By Guy Page
Vermont school districts must pay tuition to approved religious schools, Vermont Agency of Education Secretary Dan French said in a letter providing guidance on a recent U.S. Supreme Court decision.
The court earlier this year struck down a Maine law prohibiting school districts without their own secondary schools to pay tuition to religious schools.
“School districts may not deny tuition payments to religious approved independent schools or religious independent schools that meet educational quality standards,” French wrote in a Sept. 14 letter to all Vermont superintendents (see below).
A bill restricting payment of religious school tuition passed the Senate last year but failed in the House. House leaders postponed any action pending the outcome of Makin.
Supreme Court decision and Agency of Ed guidance notwithstanding, leaders in the Vermont Legislature aren’t surrendering the tuition battle yet.
Senate Education Chair Brian Campion (D-Bennington) told Seven Days newspaper this week: “This fight is not over yet. I am still committed to working toward eventually preventing tax dollars going to religious schools while not harming the educational landscape that works so well in Vermont.”
Makin and French’s guidance appear to limit religious school tuition to “tuitioning” districts without their own secondary school systems. Vermont Daily Chronicle has emailed French to clarify whether elementary and middle school religious schools may receive tuition.
The Vermont Approved and Recognized Independent School Directory includes these religious schools: Bishop John A. Marshall in Morrisville, Caledonia Christian School in St. Johnsbury, Champlain Valley Christian School in Vergennes, Christ the King in Rutland, Christ the King in Burlington, Good Shepherd Catholic School in St. Johnsbury, Mater Christi School in Burlington, Mid-Vermont Christian School in White River Junction, Mount St. Joseph Academy in Rutland, Rice Memorial High School in South Burlington, Rutland Area Christian School in Rutland, Sacred Heart School in Bennington, St. Francis Xavier in Winooski, St. Michaels Catholic School in Brattleboro, St. Monica’s Catholic School in Barre, and St. Paul’s Catholic School in Barton.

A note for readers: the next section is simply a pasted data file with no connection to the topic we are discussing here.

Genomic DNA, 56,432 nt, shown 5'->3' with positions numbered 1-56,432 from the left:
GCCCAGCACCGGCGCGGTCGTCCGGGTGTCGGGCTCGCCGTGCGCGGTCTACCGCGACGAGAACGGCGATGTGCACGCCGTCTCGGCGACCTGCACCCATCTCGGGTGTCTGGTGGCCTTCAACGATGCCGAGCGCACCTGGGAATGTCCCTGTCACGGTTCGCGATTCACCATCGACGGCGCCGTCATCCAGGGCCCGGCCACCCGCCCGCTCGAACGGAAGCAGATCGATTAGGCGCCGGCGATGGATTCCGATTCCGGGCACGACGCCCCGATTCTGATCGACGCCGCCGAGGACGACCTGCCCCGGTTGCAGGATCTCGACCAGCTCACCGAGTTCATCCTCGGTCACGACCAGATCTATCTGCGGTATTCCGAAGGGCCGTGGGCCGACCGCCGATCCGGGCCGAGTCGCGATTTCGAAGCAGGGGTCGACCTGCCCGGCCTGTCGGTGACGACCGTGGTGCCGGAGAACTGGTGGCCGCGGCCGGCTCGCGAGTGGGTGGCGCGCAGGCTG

A July, 2020 list of all Vermont supervisory school districts lists the ‘tuitioned’ districts.
Secretary French’s letter appears below.
This letter provides guidance regarding payments of tuition to approved independent schools and independent schools meeting educational quality standards pursuant to 16 V.S.A. §§ 821 and 822.
Recently, the U.S. Supreme Court issued a decision in the case Carson v. Makin, 142 S. Ct. 1987 (2022). Carson v. Makin related to Maine’s program for providing education to students who live in districts that do not operate secondary schools. Similar to Vermont, Maine provides for tuition assistance to the public school or approved private school of the parent’s choice. To be approved for tuition purposes, Maine’s law required a school to be a “nonsectarian school in accordance with the First Amendment of the United States Constitution.” The Supreme Court held that Maine’s “nonsectarian” requirement violated the Free Exercise Clause of the First Amendment.
In light of the U.S. Supreme Court’s decision in Carson v. Makin, we are writing to advise you of the following: School districts may not deny tuition payments to religious approved independent schools or religious independent schools that meet educational quality standards based on the Vermont Constitution’s Compelled Support Clause, Vermont Constitution Chapter I, Article 3.
Requests for tuition payments for resident students to approved independent religious schools or religious independent schools that meet educational quality standards must be treated the same as requests for tuition payments to secular approved independent schools or secular independent schools that meet educational quality standards. Tuition payment to approved independent schools must follow 16 V.S.A. §§ 821-828 and must be paid without regard to any tuition assistance that schools provide to students whose tuition is privately paid.
Please note that tuition can only be paid to a public school, an approved independent school, an independent school meeting education quality standards, a tutorial program approved by the State Board, an approved education program, or an independent school in another state or country approved under the laws of that state or country. 16 V.S.A. § 828.
A directory of independent schools—specifying whether the program is an approved independent school, recognized independent school, or another type of program—is available at the Agency of Education’s Independent Schools webpage.
Daniel French, Secretary
Vermont Agency of Education